Tuesday, December 18, 2012

Story Telling

I once heard someone say “all we really have to share with each other are our stories.”  Since hearing that statement, I’ve reflected upon it quite a bit.  Sharing your full life story with another person takes willing vulnerability.  It is a powerful act.  At every age, we learn through stories.  They teach us core life lessons – values, why people act the way they do, the importance of character.  They appeal to both sides of our brain and help our mind work in an integrated way.  They stick with us and help us remember the facts of a given situation, as well as the way we felt at the time.  It is no coincidence that stories fill the air at family reunions, as the older generation reminisces and somewhat unwittingly passes along to the next generation the essence of what it means to be part of this family. 
Story telling is often something we do as parents without giving it much thought.  We read stories to our children.  We ask children to tell us the story of their day.  We can help children develop emotional intelligence by discussing feelings, both their own feelings and the feelings of characters in a story, and linking those feelings to concrete bodily sensations as well as actions.  We can engage in imaginative play with our children, giving toys voices, characters, and dialogue.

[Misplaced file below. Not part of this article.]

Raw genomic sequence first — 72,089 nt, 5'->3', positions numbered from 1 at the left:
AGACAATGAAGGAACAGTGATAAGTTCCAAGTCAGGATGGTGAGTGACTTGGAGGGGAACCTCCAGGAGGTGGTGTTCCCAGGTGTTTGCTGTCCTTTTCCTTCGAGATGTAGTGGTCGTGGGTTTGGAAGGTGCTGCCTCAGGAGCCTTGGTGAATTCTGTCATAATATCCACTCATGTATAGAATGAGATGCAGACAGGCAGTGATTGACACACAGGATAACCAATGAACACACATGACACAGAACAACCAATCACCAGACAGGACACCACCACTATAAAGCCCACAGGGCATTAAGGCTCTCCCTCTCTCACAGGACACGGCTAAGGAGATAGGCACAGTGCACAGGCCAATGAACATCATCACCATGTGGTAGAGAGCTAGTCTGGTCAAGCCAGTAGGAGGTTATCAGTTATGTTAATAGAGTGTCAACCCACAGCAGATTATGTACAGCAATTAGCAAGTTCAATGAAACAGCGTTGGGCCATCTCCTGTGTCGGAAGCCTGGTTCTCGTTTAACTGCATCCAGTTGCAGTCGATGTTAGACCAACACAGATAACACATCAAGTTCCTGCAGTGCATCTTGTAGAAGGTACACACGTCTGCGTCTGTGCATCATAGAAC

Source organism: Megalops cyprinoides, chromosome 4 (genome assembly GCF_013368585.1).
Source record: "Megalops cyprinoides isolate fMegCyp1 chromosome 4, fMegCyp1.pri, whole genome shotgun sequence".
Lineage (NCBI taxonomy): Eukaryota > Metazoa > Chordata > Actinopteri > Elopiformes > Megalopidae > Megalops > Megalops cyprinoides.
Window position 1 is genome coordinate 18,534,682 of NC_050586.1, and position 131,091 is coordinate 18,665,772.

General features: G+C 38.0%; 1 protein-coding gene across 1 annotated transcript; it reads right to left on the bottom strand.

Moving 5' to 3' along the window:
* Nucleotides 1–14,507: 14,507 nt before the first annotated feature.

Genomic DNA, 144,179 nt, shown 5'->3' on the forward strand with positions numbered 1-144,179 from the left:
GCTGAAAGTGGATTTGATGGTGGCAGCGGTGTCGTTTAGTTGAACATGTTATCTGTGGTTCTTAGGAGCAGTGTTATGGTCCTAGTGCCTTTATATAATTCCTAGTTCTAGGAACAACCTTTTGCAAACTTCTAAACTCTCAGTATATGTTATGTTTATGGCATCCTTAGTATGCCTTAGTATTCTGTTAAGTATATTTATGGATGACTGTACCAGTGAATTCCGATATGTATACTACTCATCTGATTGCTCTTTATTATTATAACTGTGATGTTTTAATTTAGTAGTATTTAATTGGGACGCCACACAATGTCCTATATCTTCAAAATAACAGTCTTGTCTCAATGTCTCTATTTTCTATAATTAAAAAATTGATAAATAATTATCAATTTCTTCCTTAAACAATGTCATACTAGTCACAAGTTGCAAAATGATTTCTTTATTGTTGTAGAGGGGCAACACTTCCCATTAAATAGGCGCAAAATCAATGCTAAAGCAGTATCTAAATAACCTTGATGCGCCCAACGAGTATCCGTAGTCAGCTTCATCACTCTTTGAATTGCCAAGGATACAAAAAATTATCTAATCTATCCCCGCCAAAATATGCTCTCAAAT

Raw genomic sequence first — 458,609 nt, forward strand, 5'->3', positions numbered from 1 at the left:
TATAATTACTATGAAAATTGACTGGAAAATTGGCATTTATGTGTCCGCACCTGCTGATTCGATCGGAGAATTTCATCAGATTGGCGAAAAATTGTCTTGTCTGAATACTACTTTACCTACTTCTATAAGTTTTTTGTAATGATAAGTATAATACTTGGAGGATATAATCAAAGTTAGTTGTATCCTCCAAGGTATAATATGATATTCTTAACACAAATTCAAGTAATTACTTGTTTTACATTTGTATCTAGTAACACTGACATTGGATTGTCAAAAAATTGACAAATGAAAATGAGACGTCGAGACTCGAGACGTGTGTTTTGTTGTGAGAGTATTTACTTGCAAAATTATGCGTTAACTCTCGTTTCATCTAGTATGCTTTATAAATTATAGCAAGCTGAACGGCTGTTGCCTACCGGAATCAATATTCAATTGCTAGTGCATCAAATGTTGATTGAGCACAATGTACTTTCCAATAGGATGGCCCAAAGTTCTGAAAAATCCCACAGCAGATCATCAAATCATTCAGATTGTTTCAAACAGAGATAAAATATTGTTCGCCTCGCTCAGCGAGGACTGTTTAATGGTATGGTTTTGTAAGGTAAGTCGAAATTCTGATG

Mutual story telling can be mutually fulfilling in a parent-child relationship.  It’s as simple as taking turns making up sentences.  Here’s a sample dialogue:
Dad: “There was a tiger walking through the forest…”
Child: “…and he was friends with a dog.”
Dad: “And the dog had stripes like the tiger…”

Or it could be a little less nonsensical than the above sample, and more focused on emotional content, such as:
Dad: “There was a little girl who lived in a blue house…”
Child: “And she loved her pet dog.”
Dad: “Yes, her dog made her very happy.  What other things made her happy?”
Child: “Swimming, riding her bike, and ice cream.”
Dad: “And what things made her sad?”

Give it a try!  You may find that you love the “dance” of engaging in mutual story telling with your child.

Contributed by Heather Colby, M.S., LCSW